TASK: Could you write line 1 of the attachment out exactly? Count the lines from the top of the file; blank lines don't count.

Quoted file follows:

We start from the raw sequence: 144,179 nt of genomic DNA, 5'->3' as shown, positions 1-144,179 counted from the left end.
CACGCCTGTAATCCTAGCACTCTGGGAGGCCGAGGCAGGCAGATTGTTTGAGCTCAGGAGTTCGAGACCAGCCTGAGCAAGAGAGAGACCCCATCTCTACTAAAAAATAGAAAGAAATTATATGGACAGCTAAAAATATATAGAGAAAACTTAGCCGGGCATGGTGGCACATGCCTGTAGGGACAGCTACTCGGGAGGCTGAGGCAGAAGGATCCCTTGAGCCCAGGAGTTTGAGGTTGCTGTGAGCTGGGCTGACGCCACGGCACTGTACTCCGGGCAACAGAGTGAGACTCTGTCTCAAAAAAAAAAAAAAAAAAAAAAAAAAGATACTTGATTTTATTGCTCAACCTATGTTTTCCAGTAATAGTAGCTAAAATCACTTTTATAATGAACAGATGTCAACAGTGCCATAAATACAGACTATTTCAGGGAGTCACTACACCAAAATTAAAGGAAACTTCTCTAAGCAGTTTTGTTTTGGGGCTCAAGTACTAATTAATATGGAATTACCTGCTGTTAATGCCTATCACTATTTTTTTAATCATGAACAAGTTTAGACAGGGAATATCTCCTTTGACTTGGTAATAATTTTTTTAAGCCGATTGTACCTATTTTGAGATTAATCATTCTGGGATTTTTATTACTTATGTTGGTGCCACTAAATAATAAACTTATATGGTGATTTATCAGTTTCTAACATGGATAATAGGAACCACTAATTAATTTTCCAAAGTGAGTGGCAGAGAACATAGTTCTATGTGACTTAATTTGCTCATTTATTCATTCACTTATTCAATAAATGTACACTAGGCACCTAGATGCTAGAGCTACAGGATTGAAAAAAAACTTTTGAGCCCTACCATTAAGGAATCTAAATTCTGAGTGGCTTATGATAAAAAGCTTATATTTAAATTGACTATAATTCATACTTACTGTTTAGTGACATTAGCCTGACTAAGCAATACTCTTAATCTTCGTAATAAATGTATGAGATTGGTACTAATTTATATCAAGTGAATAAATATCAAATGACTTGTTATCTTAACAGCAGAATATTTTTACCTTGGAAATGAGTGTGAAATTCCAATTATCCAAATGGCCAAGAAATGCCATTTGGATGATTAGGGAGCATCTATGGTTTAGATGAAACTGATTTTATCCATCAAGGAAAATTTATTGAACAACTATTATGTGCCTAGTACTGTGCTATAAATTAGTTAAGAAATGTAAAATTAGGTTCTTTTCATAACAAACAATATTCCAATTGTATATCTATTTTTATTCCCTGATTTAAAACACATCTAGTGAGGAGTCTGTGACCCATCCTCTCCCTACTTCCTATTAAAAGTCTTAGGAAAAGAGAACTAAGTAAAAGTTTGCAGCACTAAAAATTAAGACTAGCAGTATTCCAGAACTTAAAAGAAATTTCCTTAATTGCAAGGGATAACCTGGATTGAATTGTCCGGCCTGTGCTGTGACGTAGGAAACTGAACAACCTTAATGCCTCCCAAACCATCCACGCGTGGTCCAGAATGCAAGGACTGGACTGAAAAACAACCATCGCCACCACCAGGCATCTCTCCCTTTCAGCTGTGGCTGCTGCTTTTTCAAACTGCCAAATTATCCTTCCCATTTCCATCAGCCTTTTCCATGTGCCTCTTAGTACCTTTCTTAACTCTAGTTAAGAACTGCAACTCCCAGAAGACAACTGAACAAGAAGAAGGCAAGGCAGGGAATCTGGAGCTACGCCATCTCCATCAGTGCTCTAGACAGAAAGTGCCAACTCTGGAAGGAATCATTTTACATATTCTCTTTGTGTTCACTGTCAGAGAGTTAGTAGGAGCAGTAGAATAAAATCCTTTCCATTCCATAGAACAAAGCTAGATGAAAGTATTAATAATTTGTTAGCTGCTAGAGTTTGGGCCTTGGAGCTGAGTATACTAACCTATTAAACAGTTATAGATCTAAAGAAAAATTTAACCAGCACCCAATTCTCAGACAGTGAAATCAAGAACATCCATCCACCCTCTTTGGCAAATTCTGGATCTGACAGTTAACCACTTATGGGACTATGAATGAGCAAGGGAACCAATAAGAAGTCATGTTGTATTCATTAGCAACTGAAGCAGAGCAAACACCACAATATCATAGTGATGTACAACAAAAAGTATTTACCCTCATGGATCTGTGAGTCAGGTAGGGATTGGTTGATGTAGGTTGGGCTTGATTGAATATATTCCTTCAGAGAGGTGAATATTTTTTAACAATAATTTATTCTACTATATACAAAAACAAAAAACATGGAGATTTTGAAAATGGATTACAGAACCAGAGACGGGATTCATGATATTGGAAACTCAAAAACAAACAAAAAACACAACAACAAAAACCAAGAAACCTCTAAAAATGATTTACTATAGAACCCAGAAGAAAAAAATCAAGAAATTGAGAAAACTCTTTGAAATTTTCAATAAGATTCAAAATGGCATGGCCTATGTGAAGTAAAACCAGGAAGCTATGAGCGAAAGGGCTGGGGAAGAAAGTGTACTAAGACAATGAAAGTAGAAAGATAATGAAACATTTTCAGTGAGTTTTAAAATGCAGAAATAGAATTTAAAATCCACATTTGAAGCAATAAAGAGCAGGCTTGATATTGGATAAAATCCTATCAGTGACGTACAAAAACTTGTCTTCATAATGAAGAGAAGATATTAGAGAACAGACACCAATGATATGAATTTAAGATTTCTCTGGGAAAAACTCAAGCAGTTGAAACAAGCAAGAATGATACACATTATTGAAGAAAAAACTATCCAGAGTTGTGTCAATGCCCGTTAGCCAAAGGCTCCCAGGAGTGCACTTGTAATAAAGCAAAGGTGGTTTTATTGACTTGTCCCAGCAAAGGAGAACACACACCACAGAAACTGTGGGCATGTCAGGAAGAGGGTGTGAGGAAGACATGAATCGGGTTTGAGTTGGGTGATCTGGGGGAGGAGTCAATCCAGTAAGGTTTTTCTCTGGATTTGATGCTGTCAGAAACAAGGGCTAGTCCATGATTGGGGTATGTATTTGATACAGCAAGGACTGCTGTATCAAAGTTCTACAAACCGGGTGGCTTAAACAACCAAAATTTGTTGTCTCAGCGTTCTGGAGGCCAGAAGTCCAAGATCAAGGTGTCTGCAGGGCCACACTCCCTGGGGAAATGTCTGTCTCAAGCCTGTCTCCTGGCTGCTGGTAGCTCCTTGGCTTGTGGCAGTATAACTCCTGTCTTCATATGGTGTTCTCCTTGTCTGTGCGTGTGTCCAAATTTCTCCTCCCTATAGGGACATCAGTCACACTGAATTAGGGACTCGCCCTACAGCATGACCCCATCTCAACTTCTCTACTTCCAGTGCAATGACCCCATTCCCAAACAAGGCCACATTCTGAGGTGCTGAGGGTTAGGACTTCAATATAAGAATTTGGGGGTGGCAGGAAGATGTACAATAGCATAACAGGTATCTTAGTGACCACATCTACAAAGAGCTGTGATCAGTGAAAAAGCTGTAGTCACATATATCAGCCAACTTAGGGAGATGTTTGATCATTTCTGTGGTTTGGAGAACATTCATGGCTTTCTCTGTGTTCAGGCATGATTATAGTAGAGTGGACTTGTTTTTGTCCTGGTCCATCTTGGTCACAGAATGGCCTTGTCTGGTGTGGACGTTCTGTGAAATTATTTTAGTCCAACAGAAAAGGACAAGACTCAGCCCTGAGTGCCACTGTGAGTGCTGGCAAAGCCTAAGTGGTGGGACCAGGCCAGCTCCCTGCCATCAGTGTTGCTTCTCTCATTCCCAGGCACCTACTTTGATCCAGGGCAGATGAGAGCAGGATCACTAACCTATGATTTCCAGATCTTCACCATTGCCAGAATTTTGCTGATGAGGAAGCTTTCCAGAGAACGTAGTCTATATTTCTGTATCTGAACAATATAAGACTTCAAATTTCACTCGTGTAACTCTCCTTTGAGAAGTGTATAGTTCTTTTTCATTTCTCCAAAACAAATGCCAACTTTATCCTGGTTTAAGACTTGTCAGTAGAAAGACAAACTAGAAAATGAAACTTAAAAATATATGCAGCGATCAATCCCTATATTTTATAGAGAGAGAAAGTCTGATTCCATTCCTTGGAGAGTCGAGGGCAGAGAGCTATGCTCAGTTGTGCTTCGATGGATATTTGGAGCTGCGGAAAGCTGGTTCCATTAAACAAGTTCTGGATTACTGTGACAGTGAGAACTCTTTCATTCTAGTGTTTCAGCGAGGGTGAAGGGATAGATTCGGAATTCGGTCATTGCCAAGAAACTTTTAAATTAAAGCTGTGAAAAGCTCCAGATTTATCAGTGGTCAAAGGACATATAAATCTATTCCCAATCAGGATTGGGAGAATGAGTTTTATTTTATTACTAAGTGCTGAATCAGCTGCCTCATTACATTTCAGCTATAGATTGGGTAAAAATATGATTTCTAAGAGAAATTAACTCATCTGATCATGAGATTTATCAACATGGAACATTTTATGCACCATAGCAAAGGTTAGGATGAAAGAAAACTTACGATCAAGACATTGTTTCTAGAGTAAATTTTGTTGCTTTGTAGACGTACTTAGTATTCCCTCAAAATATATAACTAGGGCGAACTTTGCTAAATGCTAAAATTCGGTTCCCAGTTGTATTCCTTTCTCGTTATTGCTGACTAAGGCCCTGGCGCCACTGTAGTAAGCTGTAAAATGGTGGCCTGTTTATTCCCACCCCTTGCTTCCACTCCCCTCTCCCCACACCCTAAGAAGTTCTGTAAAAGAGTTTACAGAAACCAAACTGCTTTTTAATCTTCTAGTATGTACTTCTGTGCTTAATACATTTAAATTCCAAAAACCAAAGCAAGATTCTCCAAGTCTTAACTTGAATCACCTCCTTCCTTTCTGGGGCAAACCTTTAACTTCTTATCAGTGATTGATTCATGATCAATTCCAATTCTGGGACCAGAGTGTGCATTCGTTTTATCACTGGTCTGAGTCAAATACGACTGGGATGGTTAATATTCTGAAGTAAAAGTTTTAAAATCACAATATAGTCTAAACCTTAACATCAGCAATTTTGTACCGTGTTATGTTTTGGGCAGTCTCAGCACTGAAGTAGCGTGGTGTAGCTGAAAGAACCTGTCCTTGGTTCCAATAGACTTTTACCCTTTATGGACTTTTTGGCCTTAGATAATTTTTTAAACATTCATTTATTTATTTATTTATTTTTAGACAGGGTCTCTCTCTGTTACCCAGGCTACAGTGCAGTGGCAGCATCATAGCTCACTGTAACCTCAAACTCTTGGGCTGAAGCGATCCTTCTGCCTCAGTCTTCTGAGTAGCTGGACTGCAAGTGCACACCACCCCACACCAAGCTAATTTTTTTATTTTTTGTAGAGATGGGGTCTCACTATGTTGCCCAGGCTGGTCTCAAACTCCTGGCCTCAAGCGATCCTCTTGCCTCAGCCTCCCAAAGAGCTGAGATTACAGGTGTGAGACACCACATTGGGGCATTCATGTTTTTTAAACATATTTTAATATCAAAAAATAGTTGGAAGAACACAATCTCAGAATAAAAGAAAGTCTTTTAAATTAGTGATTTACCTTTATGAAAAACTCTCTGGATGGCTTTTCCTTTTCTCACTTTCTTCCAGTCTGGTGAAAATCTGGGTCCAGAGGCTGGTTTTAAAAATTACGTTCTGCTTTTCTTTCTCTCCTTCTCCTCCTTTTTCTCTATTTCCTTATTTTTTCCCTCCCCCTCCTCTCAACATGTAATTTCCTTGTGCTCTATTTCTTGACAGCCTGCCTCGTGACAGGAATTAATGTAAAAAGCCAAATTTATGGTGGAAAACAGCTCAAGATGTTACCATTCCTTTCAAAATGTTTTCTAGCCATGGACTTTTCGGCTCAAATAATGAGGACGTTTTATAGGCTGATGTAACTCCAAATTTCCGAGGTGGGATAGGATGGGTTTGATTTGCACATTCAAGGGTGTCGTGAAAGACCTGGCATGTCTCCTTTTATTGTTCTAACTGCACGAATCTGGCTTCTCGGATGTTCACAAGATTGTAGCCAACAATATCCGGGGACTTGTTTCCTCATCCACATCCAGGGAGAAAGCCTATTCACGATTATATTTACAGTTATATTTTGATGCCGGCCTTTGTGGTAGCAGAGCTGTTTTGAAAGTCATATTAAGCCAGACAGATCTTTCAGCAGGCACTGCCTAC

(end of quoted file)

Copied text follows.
We start from the raw sequence: 144,179 nt of genomic DNA, 5'->3' as shown, positions 1-144,179 counted from the left end.